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Today’s post comes from the non-Dechert side of the DDL blog.

This week is the anniversary of the beginning of Facebook.  The question of whether Zuckerberg et al. could successfully “monetize” that platform has apparently been answered.  There are almost as many ads and push notifications as there are things that we actually care about, such as pictures and updates from friends and family.  Even worse than the ads are the political rants, stalker high school classmates, and suggestions to join stupid games.   After a nephew invited us to play Farmville for the fifth time, we unfriended him.  It was an easy call, especially since most of his entries involved home-made backyard mixed martial arts films and his f-bomb quotient would have made the makers of Scarface and Midnight Run blush.   Why isn’t there a “Dislike” button we can click?

But today we will “Like” a pair of decisions out of the Southern District of Texas.  The cases are Jackson v. Wyeth LLC, 2015 U.S. Dist. LEXIS 9286 (S.D. Tex. Jan. 27, 2015), and Garza v. Wyeth LLC, 2015 U.S. Dist. LEXIS 9292 (S.D. Tex. Jan. 27, 2015). The cases involve the same judge, the same defendants, and the same claim that ingestion of Reglan/metoclopramide caused tardive dyskinesia.  They were issued on the same date.  Both opinions are short, well-reasoned, and follow settled Fifth Circuit law.


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Some states have statutes that we find very helpful.  Louisiana has the Louisiana Product Liability Act, with its strong exclusivity clause; New Jersey’s PLA provides some very helpful presumptions, including a presumption of adequacy for FDA-compliant drug labeling.  We have often cited the Texas statute that creates a presumption that pharmaceutical manufacturers and sellers are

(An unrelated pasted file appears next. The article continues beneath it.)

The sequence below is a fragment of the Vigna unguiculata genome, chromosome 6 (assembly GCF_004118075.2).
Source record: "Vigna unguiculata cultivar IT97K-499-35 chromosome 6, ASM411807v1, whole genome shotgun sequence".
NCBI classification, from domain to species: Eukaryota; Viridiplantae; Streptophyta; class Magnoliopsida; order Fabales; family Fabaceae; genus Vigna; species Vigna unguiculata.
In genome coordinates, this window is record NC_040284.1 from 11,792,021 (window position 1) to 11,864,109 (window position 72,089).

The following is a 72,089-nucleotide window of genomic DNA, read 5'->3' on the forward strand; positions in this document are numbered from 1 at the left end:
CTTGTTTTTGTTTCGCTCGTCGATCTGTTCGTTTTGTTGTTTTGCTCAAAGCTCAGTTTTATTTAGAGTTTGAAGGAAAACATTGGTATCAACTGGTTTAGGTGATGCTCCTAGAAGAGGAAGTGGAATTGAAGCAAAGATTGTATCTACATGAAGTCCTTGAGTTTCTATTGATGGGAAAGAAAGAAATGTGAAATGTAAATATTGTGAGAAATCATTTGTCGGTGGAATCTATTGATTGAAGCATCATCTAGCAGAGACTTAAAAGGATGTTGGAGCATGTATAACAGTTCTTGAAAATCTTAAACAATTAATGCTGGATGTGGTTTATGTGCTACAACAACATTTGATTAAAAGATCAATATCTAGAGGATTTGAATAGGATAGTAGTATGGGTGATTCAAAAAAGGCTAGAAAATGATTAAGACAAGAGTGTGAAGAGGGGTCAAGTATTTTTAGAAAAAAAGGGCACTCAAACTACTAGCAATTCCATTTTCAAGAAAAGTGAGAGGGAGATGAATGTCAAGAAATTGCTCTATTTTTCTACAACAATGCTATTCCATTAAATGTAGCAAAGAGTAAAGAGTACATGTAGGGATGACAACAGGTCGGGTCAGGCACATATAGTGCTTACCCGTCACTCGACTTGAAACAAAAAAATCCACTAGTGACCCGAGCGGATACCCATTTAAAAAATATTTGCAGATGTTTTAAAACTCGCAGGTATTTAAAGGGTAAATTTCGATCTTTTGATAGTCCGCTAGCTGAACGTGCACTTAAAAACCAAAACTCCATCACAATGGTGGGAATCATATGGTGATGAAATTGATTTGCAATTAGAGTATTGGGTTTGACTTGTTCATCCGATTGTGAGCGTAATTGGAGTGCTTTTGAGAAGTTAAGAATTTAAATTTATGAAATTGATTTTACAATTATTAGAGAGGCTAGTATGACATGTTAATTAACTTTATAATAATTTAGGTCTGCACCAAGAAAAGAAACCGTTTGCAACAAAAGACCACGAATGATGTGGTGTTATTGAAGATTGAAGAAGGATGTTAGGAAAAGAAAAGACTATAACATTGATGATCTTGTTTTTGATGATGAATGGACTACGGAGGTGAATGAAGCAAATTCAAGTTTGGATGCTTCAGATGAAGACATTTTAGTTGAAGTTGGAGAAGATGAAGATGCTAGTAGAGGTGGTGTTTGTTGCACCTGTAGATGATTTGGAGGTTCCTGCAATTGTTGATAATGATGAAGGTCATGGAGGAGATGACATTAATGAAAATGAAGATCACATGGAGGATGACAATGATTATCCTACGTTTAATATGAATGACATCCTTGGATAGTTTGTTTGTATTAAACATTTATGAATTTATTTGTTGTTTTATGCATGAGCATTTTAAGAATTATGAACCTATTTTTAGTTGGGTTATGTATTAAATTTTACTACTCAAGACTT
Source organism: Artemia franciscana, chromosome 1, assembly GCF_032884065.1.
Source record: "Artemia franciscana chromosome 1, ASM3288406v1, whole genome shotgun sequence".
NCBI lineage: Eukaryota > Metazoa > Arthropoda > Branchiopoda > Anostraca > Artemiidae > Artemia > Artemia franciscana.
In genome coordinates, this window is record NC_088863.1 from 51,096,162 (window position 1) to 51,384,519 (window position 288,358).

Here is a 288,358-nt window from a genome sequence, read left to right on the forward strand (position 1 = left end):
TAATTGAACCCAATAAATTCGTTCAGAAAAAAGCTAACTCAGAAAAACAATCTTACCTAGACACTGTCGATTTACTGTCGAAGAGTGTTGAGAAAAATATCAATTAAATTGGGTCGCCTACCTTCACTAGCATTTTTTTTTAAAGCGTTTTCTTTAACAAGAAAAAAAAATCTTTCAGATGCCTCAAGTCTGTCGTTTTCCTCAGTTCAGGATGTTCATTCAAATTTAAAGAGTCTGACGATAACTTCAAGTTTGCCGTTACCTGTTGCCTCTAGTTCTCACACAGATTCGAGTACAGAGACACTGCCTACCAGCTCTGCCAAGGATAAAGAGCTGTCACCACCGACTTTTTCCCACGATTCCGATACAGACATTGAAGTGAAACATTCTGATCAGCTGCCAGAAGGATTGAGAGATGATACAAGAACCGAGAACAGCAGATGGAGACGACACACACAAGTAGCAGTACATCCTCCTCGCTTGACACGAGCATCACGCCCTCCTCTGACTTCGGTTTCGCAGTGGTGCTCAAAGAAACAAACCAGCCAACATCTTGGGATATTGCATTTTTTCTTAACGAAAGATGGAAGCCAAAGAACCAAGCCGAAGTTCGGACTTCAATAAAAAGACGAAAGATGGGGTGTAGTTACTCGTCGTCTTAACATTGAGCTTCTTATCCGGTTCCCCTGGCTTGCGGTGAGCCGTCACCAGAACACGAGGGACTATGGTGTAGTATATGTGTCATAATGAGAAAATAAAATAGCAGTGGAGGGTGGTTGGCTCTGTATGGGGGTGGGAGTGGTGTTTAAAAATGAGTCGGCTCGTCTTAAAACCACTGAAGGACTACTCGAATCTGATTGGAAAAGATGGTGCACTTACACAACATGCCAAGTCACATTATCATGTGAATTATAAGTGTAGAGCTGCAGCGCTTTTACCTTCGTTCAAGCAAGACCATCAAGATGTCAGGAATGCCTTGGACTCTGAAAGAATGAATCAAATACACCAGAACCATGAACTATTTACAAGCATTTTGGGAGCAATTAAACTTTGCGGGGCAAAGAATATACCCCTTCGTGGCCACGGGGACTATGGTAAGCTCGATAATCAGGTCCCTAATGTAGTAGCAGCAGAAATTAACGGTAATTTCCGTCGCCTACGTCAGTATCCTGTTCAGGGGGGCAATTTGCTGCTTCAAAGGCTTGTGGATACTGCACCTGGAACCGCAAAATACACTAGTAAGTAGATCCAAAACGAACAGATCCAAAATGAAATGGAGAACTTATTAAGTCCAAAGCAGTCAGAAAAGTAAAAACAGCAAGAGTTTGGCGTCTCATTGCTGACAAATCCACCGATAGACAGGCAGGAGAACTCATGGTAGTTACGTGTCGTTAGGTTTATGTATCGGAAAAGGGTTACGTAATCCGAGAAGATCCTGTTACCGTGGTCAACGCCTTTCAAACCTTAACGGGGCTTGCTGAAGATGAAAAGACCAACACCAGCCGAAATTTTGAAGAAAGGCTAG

In our day job, we generally rely on final decisions of FDA about things like drug approvals, device clearances, and rules and guidances.  We also rely on the general integrity of the FDA’s processes.  Even when there are things we do not like on the merits, like observations in form 483s or warnings letters—each is not a final determination of anything according to FDA—we often look to the process itself, which can include a number of steps after the offending statement or action is final.

We also find ourselves calling to the Congressional charge of FDA to protect public health and its various powers of enforcement as counters to the plaintiff charges that FDA’s actions or actions do not amount to condoning our client’s conduct.  Even when we read reports like IOM’s panning aspects of FDA, we still find ourselves looking at the process for the product in our case, with (we hope) thorough evaluation of evidence, layers of review, and consistency in reasoning.

The underlying facts in Ivy Sports Medicine, LLC v. Sebelius, No. 11-cv-1006 (RLW), 2013 U.S. Dist. LEXIS 51763 (D.D.C. April 10, 2013), test even our somewhat slanted view of things.  The case came up on dueling summary judgment motions on an Administrative Procedures Act (APA) review of an FDA decision on a medical device.  We have posted on cases in a similar posture before and noted the tension we, as a drug and device products defense lawyers, feel when FDA screws up.  In Ivy, the court is asked to decide whether FDA has inherent authority to correct what it considered a massive screw-up and whether it behaved rationally—as opposed to arbitrarily and capriciously—in its correction.  In other words, as a big-boned Colorado kid would demand respect for his authority in any situation, is FDA’s inherent authority to be respected when it takes unusual steps to correct a prior abuse of its authority?